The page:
1. This duty is echoed in paragraph 2 of Practice Direction 35:
“2.1 Expert evidence should be the independent product of the expert uninfluenced by the pressures of litigation.


2.2 Experts should assist the court by providing objective, unbiased opinions on matters within their expertise, and should not assume the role of an advocate.”

    1. CPR 35.3 makes clear that the expert’s overriding duty is to the court and that this overrides any duty to his or her client.
Breaches of CPR Part 35 and the 2014 Guidance
    1. The emails to which I have already referred, disclosed as part of the May Disclosure, have revealed serious flaws in the conduct of FST’s experts, many of which were accepted by Mr Wygas in his submissions, during which he frankly acknowledged that FST had not met the appropriate standards:
The Defendant simply can’t and doesn’t shirk away from the fact that what has gone on does not comply with the standards that are set by the courts of England and Wales and it shouldn’t have happened…if it happened because people have been overenthusiastic, or however it happened, is irrelevant, but it has happened and therefore the consequences have to follow from that“.


    1. I have already relied on some of these failures in the context of the first part of this judgment, but for completeness I identify below all of the breaches of protocol that have been revealed.
    1. First, as will already be clear from the earlier part of this judgment, there was a free flow exchange of information between the Experts and FST’s employees and in-house technical specialists, through extensive email exchanges, numerous telephone and video conferences and at site visits, apparently with no, or very little, oversight from Fladgate. Mr Wildschutz explains in paragraph 14 of the First Wildschutz Statement that he was contacted “numerous times” by Mr Bauer of FST “to seek confirmation as to whether or not he was permitted to provide logistical assistance to the experts“, however it would appear that Mr Wildschutz did not seek to have any involvement in these conversations and nor did he ask that they should be recorded. The emails reveal that communications between the Experts and FST’s in-house specialists went far beyond mere “logistics” and it is inevitable that the Experts have been privy to information that was not shared with Dana’s experts.
    1. Accordingly, I accept Mr Webb’s submission that I cannot now be satisfied that the requirements of CPR 35.10(3), Practice Direction 35, paragraph 3.2(3) and paragraphs 30 and 55 of the 2014 Guidance referred to earlier in this judgment have been complied with.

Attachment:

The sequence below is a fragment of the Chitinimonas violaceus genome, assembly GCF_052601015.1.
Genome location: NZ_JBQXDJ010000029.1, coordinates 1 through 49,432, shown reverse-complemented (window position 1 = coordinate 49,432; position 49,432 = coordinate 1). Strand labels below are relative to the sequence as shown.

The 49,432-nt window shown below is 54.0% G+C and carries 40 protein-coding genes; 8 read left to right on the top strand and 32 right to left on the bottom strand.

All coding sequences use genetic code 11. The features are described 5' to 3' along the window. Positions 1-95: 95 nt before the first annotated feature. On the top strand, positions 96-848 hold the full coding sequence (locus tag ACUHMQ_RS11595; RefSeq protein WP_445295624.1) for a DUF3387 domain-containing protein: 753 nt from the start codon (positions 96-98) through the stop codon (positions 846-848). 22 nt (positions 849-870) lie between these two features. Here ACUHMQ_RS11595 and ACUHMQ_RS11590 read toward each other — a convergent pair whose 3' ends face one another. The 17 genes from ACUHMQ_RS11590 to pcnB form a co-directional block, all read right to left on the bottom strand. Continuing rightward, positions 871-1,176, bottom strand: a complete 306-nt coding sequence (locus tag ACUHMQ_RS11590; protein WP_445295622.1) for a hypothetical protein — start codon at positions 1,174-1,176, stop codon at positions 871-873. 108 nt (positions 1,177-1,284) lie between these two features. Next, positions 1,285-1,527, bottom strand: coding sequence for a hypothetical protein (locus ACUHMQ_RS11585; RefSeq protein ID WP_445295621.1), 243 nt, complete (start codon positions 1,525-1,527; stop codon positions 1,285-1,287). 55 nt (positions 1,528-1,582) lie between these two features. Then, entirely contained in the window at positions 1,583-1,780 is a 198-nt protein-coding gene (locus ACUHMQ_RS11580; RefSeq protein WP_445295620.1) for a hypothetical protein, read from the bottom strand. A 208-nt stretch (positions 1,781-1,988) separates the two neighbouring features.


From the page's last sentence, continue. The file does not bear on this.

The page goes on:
1. Second, it is clear from the date of the emails disclosed in the May Disclosure that this flow of information continued during the period between the joint expert meetings on 13 and 30 October 2020 and the signing of the experts’ Joint Statement which took place between 9 and 14 December 2020. A number of the emails to which I have referred in detail above date from this period and it would appear that the Experts ultimately relied on information provided by FST at this time in the Joint Statement and in their reports.
    1. This is expressly acknowledged by Mr Wildschutz in paragraph 11 of the Second Wildschutz Statement where he confirms, on instructions, that the 2020 FEA was undertaken on account of matters raised by Dana at the experts’ joint meeting as recorded in section 3 of the experts’ Joint Statement. This is borne out by the email chain from 17 November to 2 December 2020. I note in particular, an email from Mr Jackowski in this chain dated 19 November 2020 in which he specifically refers to a claim by Dr Yadav (one of Dana’s experts) that the manufacturing process was “out of control” and received a response from Dr Neuberger on the same date expressly dealing with this. The email chain also evidences a joint Teams meeting held with the FST in-house specialists to discuss the mould flow study, control plan documentation and measurement data. There is no record of what was discussed at this meeting, which appears to have taken place on 19 November 2020.